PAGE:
Wednesday, April 18, 2012

Erin Curtis


Nightsky, acrylic and mixed media on paper, 23.5" x 9"
My art review for a show in March 2012

Conduit Gallery has the best project room in town, and if you think you have read that from me before then you would be correct, but it is worth repeating. To prove my point, Conduit is exhibiting the work of Erin Curtis, who graces the project room with her very colorful and almost irreverent approach to painting. I see a true break from a 500 year old stretched canvas tradition.

In order to innovate, Erin Curtis reaches further back to tapestries and textile arts for inspiration. In a work like “Zodiac,” the canvas is hung on the wall with rod and string and flows down like a flag. The string is draped over a decorative cube that acts as a means of hanging the canvas and as a colorful counterpart to the canvas. The canvas is painted with bright earthy colors that repeat with patterns, but it also has random elements. I see a little crazy quilt influence, a little Southwest Native American rug consideration, and a whole lot of world traveling experience seeing textiles which have come into play in each of Curtis’ paintings.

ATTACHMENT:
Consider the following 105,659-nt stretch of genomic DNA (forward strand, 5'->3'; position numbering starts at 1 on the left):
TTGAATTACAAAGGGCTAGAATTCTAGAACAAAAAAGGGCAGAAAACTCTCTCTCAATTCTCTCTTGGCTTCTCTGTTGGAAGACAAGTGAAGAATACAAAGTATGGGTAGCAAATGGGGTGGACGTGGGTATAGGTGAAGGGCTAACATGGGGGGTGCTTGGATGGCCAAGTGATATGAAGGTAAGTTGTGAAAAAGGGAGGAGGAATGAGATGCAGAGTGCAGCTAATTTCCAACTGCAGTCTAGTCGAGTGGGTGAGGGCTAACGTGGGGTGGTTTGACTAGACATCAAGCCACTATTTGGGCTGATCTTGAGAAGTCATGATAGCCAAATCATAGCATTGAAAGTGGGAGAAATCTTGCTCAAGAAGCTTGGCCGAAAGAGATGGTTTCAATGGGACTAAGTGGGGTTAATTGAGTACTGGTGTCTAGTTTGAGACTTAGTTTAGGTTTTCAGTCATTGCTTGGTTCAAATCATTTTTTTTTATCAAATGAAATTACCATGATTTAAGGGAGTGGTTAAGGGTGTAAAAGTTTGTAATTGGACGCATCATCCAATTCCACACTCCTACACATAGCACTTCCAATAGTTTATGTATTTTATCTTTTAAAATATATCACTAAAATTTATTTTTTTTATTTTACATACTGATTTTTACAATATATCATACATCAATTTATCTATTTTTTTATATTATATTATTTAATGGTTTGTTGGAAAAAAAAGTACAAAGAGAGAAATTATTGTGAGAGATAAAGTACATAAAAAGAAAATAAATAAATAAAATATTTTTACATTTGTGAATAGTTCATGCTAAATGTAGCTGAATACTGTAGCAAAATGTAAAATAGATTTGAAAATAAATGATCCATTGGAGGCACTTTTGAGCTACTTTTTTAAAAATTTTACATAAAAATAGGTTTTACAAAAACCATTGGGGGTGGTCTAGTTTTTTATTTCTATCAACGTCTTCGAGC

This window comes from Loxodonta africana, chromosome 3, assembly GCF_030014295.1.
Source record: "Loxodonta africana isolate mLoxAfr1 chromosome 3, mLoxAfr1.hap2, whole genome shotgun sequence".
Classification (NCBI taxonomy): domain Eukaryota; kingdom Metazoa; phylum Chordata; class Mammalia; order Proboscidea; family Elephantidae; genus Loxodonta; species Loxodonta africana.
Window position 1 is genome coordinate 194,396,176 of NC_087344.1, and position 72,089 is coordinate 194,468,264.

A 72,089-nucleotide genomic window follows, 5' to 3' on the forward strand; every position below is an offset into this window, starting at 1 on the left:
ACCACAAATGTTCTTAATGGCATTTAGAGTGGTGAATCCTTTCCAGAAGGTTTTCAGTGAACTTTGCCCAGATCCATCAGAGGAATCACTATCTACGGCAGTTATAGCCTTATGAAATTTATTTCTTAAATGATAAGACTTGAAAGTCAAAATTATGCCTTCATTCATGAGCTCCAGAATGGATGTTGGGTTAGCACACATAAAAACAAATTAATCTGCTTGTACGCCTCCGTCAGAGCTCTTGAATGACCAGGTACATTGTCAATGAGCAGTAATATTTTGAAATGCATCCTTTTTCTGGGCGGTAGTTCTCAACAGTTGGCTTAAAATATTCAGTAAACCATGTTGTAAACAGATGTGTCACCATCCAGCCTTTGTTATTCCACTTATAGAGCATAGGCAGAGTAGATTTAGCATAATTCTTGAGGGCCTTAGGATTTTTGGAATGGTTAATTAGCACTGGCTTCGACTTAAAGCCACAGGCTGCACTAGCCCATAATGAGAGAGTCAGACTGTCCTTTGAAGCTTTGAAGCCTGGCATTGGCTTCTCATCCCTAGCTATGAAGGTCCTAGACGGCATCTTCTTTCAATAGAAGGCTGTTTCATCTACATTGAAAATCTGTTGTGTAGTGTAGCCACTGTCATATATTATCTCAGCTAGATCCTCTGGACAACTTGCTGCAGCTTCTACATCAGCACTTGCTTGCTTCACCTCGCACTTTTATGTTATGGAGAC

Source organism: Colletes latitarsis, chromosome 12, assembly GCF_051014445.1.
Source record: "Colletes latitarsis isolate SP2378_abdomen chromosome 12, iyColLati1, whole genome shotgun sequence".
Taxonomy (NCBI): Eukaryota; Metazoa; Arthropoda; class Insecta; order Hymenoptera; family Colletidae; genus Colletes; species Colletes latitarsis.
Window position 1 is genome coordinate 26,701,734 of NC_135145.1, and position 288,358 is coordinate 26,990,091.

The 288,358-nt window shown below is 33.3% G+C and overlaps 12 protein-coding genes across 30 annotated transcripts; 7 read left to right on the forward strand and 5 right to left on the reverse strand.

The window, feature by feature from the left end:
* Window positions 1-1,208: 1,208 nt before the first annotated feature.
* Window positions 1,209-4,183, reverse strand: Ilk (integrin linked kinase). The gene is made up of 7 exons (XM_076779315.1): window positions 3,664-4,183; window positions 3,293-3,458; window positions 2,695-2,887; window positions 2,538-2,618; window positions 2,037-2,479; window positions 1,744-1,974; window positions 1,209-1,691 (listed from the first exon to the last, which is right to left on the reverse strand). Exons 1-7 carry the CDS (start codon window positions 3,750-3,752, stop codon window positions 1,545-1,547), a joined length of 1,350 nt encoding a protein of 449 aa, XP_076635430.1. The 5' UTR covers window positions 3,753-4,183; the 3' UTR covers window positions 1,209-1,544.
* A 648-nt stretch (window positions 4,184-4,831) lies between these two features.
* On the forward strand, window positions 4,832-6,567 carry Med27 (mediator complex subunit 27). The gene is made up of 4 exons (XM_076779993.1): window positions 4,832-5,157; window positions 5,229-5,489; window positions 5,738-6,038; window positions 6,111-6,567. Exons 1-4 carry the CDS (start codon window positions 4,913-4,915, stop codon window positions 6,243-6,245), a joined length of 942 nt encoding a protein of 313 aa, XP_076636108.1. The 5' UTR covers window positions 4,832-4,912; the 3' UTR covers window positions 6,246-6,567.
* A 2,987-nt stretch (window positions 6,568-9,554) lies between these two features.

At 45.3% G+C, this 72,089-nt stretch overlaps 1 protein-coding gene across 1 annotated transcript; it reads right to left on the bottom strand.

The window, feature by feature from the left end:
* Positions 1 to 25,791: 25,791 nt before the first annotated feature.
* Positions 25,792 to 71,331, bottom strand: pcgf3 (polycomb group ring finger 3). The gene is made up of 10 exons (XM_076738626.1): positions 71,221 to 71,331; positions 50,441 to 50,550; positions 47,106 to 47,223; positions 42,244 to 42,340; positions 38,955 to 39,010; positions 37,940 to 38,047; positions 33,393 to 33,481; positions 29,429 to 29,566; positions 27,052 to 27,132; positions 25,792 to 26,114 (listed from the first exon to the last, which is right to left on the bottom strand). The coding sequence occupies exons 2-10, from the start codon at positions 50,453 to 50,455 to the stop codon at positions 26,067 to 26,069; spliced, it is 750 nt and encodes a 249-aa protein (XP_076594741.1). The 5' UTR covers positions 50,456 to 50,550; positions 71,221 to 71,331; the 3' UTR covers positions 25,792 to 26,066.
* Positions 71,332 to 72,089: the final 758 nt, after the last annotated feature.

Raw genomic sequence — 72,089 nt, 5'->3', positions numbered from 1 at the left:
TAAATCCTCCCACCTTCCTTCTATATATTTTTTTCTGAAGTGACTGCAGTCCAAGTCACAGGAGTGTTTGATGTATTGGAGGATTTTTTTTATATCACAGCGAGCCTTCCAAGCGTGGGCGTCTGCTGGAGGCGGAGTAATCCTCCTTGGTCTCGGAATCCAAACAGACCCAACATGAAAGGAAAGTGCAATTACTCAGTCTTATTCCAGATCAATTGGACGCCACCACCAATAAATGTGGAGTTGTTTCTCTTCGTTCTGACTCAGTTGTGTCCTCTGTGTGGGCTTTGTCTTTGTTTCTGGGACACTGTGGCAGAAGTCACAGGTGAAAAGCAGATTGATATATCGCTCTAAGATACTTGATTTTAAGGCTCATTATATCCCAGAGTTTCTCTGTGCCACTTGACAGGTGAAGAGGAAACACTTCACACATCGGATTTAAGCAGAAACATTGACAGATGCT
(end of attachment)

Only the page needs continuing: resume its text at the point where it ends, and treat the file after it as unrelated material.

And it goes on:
In contrast to the tapestry paintings, there are framed paintings like “Best California Parking.” This work floats in the frame, but the painting still feels like a segment of ancient textile, only the image depicts a very modern building. Curtis’ color choices make the building and background feel folksy while the image is clearly a tough urban setting. The lines in the sky and building give the picture an orderly minimal structure only broken by the chaos of the hap hazard lines of the ground. It would seem that Curtis has mastered a balance of order and chaos in each of these works.

Erin Curtis is very skillful at blurring the lines between the established fine arts and the craft world. Curtis is hybridizing the painting and textile influences to create a conflicting aesthetic experience. On the one hand, the traditional painter in me is shocked and pained by what I see, but the Post Modern art punk in me says, “right on Curtis, be fearless in your art production!”

Erin Curtis’ work is up with Ludwig Schwarz and Joe Mancuso. Schwarz’s exhibition mixes painting with assemblage sculpture that so interests me, that his show deserves a separate review. I hope I can fit him in the next few weeks. All three shows run to March 24th.
More images of the show at ModernDallas.net

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